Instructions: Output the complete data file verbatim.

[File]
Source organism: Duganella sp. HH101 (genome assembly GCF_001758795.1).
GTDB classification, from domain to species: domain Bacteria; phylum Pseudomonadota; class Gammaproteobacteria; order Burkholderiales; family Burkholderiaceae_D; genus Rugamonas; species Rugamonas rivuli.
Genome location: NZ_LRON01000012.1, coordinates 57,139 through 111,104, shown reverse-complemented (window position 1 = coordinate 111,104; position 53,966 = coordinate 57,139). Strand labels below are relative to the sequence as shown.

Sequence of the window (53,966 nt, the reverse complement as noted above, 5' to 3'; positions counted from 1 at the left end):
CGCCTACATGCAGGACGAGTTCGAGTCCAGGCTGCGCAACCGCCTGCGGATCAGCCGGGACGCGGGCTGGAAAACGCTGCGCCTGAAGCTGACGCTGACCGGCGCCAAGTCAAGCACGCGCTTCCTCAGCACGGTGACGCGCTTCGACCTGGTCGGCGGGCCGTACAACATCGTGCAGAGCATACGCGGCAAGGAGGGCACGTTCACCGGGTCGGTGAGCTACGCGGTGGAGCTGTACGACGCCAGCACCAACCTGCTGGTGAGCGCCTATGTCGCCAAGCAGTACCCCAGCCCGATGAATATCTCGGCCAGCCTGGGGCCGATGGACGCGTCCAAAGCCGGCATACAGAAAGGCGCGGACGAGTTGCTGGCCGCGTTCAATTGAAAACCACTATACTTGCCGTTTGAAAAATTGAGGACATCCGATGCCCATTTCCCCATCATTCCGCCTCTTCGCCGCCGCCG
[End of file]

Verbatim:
Source organism: Duganella sp. HH101 (genome assembly GCF_001758795.1).
GTDB classification, from domain to species: domain Bacteria; phylum Pseudomonadota; class Gammaproteobacteria; order Burkholderiales; family Burkholderiaceae_D; genus Rugamonas; species Rugamonas rivuli.
Genome location: NZ_LRON01000012.1, coordinates 57,139 through 111,104, shown reverse-complemented (window position 1 = coordinate 111,104; position 53,966 = coordinate 57,139). Strand labels below are relative to the sequence as shown.

Sequence of the window (53,966 nt, the reverse complement as noted above, 5' to 3'; positions counted from 1 at the left end):
CGCCTACATGCAGGACGAGTTCGAGTCCAGGCTGCGCAACCGCCTGCGGATCAGCCGGGACGCGGGCTGGAAAACGCTGCGCCTGAAGCTGACGCTGACCGGCGCCAAGTCAAGCACGCGCTTCCTCAGCACGGTGACGCGCTTCGACCTGGTCGGCGGGCCGTACAACATCGTGCAGAGCATACGCGGCAAGGAGGGCACGTTCACCGGGTCGGTGAGCTACGCGGTGGAGCTGTACGACGCCAGCACCAACCTGCTGGTGAGCGCCTATGTCGCCAAGCAGTACCCCAGCCCGATGAATATCTCGGCCAGCCTGGGGCCGATGGACGCGTCCAAAGCCGGCATACAGAAAGGCGCGGACGAGTTGCTGGCCGCGTTCAATTGAAAACCACTATACTTGCCGTTTGAAAAATTGAGGACATCCGATGCCCATTTCCCCATCATTCCGCCTCTTCGCCGCCGCCG